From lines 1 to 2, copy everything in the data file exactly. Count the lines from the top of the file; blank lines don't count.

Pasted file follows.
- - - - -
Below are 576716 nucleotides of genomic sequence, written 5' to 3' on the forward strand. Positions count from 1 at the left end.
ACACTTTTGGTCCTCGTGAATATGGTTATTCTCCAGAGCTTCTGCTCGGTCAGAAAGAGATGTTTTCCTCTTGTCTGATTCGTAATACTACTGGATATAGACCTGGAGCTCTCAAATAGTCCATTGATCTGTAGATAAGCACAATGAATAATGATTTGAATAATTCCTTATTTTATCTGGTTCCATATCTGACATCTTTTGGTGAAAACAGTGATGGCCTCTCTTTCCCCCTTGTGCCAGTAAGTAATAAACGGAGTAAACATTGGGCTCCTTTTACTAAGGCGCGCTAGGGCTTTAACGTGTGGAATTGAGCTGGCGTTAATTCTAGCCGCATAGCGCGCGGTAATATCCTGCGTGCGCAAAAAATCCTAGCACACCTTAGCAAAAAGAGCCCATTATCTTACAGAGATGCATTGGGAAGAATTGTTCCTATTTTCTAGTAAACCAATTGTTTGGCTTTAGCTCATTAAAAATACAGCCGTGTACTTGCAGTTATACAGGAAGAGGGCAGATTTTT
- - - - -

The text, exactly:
Below are 576716 nucleotides of genomic sequence, written 5' to 3' on the forward strand. Positions count from 1 at the left end.
ACACTTTTGGTCCTCGTGAATATGGTTATTCTCCAGAGCTTCTGCTCGGTCAGAAAGAGATGTTTTCCTCTTGTCTGATTCGTAATACTACTGGATATAGACCTGGAGCTCTCAAATAGTCCATTGATCTGTAGATAAGCACAATGAATAATGATTTGAATAATTCCTTATTTTATCTGGTTCCATATCTGACATCTTTTGGTGAAAACAGTGATGGCCTCTCTTTCCCCCTTGTGCCAGTAAGTAATAAACGGAGTAAACATTGGGCTCCTTTTACTAAGGCGCGCTAGGGCTTTAACGTGTGGAATTGAGCTGGCGTTAATTCTAGCCGCATAGCGCGCGGTAATATCCTGCGTGCGCAAAAAATCCTAGCACACCTTAGCAAAAAGAGCCCATTATCTTACAGAGATGCATTGGGAAGAATTGTTCCTATTTTCTAGTAAACCAATTGTTTGGCTTTAGCTCATTAAAAATACAGCCGTGTACTTGCAGTTATACAGGAAGAGGGCAGATTTTT